Analogous case law supports this conclusion. In Berman v. City of Chicago, 91 C 4922 (N.D. Ill. 1991), the plaintiff had filed a complaint which sought a declaratory judgment that the City's parking ordinances and the City's parking administration system are unconstitutional. The issue before Judge Marovich was whether plaintiff retained an actual case or controversy against the City after the City had dismissed plaintiff's three parking tickets. Without briefing, Judge Marovich summarily dismissed the action on the grounds of mootness because the parking tickets that had been given to plaintiff had already been dismissed by the City. Id. Plaintiff Grove attempts to distinguish the instant action from Berman by pointing out that the plaintiff in Berman "had no way to stop the City's action [of dismissing the parking tickets]" and referring again to the Susman holding to imply that Grove may opt around the City's refund here. However, given the inapplicability of Susman to this case, as discussed above, the distinction proffered by Grove is wholly irrelevant.

 Accordingly, because plaintiff Grove is unable to demonstrate that an actual case or controversy exists, Counts I and II must be dismissed with prejudice for a lack of subject matter jurisdiction.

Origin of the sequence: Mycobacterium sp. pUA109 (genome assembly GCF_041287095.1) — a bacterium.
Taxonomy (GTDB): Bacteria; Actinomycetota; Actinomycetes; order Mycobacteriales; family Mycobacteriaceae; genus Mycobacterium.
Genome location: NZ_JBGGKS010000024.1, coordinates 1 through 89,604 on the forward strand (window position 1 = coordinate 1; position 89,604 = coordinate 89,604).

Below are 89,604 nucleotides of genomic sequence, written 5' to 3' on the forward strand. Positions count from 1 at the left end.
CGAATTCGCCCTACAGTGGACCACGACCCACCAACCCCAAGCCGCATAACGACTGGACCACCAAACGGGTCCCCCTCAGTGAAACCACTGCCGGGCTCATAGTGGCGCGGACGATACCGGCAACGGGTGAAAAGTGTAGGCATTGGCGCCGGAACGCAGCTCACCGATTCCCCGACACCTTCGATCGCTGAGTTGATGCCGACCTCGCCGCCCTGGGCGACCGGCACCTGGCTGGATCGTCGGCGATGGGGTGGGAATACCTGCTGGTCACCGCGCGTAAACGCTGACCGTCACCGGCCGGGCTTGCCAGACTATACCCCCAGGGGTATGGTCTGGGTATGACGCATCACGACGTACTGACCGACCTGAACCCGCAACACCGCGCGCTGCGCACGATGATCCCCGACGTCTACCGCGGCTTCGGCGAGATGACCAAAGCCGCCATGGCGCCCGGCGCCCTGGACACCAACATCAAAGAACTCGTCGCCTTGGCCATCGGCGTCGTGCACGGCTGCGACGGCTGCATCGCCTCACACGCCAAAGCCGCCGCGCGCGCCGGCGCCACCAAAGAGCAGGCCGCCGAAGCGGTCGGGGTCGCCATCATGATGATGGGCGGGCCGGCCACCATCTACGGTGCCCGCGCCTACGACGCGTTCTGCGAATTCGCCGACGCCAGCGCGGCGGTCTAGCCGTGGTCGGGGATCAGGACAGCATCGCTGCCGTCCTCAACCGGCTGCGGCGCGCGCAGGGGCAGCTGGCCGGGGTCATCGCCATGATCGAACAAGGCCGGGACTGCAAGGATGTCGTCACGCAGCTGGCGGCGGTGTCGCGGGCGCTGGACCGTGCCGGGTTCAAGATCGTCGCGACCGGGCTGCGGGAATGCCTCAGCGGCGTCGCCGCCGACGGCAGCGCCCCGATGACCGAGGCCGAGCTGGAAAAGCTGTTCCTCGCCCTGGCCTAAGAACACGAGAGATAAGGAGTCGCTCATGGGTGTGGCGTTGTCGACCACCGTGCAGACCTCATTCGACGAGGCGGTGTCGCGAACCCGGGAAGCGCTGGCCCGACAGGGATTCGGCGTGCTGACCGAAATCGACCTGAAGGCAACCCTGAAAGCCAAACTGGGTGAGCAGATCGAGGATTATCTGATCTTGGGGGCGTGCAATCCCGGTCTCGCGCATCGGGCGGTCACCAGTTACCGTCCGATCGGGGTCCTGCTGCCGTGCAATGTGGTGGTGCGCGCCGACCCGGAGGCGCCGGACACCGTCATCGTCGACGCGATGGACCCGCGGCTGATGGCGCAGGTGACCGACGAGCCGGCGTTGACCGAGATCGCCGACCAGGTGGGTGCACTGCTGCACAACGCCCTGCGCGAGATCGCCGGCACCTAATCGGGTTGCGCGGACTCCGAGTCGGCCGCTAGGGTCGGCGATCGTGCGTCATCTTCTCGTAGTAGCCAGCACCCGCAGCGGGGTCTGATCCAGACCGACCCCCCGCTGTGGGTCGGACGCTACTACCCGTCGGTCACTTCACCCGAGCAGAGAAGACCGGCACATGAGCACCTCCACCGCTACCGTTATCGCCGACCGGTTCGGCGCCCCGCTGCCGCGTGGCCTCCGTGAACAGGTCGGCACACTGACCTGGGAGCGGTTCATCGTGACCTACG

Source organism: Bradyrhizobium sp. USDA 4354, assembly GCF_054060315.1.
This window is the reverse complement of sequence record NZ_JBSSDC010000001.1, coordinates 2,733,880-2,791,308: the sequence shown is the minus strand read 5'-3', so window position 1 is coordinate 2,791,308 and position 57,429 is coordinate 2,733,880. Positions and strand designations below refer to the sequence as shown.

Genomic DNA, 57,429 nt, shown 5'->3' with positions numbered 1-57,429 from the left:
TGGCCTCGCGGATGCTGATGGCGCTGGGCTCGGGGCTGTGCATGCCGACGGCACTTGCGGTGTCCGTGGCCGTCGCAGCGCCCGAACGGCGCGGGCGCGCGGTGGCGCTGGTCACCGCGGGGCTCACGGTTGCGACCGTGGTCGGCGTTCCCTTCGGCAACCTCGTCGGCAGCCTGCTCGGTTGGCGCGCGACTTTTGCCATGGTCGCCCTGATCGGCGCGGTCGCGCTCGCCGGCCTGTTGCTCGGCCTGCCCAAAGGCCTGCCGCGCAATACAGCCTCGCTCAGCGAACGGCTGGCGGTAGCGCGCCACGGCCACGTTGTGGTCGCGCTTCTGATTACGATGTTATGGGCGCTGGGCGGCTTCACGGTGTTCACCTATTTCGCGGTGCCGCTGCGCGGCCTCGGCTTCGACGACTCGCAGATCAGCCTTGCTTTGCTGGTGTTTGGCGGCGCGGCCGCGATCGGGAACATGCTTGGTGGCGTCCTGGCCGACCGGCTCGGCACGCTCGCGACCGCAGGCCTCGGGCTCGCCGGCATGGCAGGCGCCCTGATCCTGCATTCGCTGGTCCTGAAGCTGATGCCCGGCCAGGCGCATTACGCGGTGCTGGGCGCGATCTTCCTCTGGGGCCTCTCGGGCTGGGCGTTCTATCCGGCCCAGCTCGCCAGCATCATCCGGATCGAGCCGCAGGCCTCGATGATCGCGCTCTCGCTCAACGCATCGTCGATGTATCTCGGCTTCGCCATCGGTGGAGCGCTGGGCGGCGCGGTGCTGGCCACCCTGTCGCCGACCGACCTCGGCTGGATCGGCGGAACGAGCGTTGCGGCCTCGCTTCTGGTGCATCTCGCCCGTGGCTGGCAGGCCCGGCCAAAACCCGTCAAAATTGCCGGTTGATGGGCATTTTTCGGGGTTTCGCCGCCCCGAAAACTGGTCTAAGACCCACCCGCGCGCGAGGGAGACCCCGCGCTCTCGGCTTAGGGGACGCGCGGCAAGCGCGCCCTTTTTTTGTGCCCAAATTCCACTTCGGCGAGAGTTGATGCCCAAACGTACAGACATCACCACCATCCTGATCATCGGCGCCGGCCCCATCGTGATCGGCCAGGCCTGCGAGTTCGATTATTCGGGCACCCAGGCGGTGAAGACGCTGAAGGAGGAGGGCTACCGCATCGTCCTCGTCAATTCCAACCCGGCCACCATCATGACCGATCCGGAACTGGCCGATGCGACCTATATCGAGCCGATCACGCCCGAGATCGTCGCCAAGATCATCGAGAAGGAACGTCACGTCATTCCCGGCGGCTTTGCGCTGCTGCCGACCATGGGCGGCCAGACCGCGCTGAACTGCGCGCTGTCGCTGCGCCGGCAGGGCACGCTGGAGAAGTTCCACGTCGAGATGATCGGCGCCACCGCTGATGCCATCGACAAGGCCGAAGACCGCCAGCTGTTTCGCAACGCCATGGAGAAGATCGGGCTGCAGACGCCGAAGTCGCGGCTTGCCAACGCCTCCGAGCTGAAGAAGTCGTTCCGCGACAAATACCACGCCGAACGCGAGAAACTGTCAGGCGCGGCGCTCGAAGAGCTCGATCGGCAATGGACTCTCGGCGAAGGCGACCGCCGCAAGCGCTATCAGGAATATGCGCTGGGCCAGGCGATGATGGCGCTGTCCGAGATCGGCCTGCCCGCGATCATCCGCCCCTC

II. Count III

 Count III is brought by plaintiff Holstein and arises from the facts involved in the towing of Holstein's car and the administration of his post-tow hearings. Like Grove, Holstein challenges the constitutionality of the City's towing ordinance and the City's post-tow hearing procedures. In its Motion to Dismiss, defendant City challenges Holstein's ability to bring this claim before the court, and maintains that Holstein's claims are barred by waiver and res judicata. The court agrees with defendant's contentions.

 Waiver

 The City contends that Holstein's claims are barred because he could have challenged the post-tow administrative determination against him in an appeal to the Illinois state courts, but chose not to do so. The City submits that Holstein's choice to abandon his right of appeal and the lapse of time since the administrative determination was made amount to a waiver of his right to further contest the issue.

 In Illinois, the appropriate method of review of municipal administrative agency decisions is by way of a common law writ of certiorari. Norton v. Nicholson, 187 Ill. App. 3d 1046, 1058, 135 Ill. Dec. 485, 543 N.E.2d 1053 (1st Dist. 1989). Review provided in such an appeal is extremely broad in scope, and extends to all questions of fact and law contained in the record before the court, including de novo review of any constitutional issues. Howard v. Lawton, 22 Ill. 2d 331, 333, 175 N.E.2d 556, 557 (1961). Indeed, constitutional questions may even be raised for the first time in a complaint for administrative review. Head-On Collision Line, Inc. v. Kirk, 36 Ill. App. 3d 263, 268, 343 N.E.2d 534, 538 (1976). This avenue is not open to a plaintiff indefinitely, however. "Six months has been established as the limitation period during which the writ of certiorari must be filed, unless a reasonable excuse is shown for the delay." Koch v. Board of Trustees of the University of Illinois, 39 Ill. App. 2d 51, 56, 187 N.E.2d 340, 342 (1st Dist. 1962) (quoting Connolly v. Upham, 340 Ill. App. 387, 391, 92 N.E.2d 207, 209).